One in Four Teens with Mental Disorders Also Suffer in Chronic Pain

One in Four Teens with Mental Disorders Also Suffer in Chronic Pain

One in four teenagers with mental disorders also suffer in chronic pain, according to a study published in the Journal of Pain.

Researchers led by Dr. Marion Tegethoff of the University of Basel’s Faculty of Psychology, analyzed data from 6,483 teens in the U.S. between the ages of 13 and 18. They found that over 25% of the sample population experienced both chronic pain and some form of a mental disorder. They experienced mental disorders prior to the onset of chronic pain.

Both mental disorders and chronic pain have a strong correlation to a poorer quality of life. If you consider the figures, this is a major healthcare problem — 20% of teens have mental disorders, and 25% of them also have chronic pain.

The highlights from the study include:

• The prevalence of the co-occurrence of chronic pain and mental disorders was 25.93%.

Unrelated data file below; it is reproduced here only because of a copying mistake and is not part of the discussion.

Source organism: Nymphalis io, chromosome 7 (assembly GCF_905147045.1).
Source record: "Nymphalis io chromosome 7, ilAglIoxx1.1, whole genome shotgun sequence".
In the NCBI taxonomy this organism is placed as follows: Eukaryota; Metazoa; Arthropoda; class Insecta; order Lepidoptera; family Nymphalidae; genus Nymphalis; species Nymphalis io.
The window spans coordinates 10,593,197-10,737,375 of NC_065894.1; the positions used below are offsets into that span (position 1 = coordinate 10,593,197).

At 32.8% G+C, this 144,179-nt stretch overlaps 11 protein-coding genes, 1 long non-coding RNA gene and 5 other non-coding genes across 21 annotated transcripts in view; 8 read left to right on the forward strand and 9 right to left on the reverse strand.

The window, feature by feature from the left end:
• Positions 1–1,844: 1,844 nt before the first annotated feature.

• All types of chronic pain were associated with mental disorders.
• Mental disorders preceded onset of chronic pain, but not vice versa.
• Integrative care might improve prevention and intervention for chronic pain.

“All types of pain were related to mental disorders,” the authors wrote. “The most substantial temporal associations were those with onset of mental disorders preceding onset of chronic pain, including those between affective disorders and headaches and any chronic pain; between anxiety disorders and chronic back/neck pain, headaches, and any chronic pain; between behavior disorders and headaches and any chronic pain; and between any mental disorder and chronic back/neck pain, headaches, and any chronic pain.”

So, what does this mean?

Mental disorders, like anxiety and behavior disorders, may be early risk factors that predict chronic pain in teens’ futures.

It also means that preventative care should be taken for teens with mental illness through an integrative approach that considers chronic pain, or as Dr. Tegethoff says, “Future studies should focus on identifying the underlying biological and psychological mechanisms with a view to developing interdisciplinary approaches to prevention and treatment.”

Authored by: Staff

There are 2 comments for this article
  1. Kc Vaughan Hamilton at 6:37 am

    I find ur article very interesting. I have been diagnosed w a mood disorder because of traumatic brain injury to frontal lobe well they said I have problems w working memory. When I was a child I had chronic headaches n leg aches for unknown reasons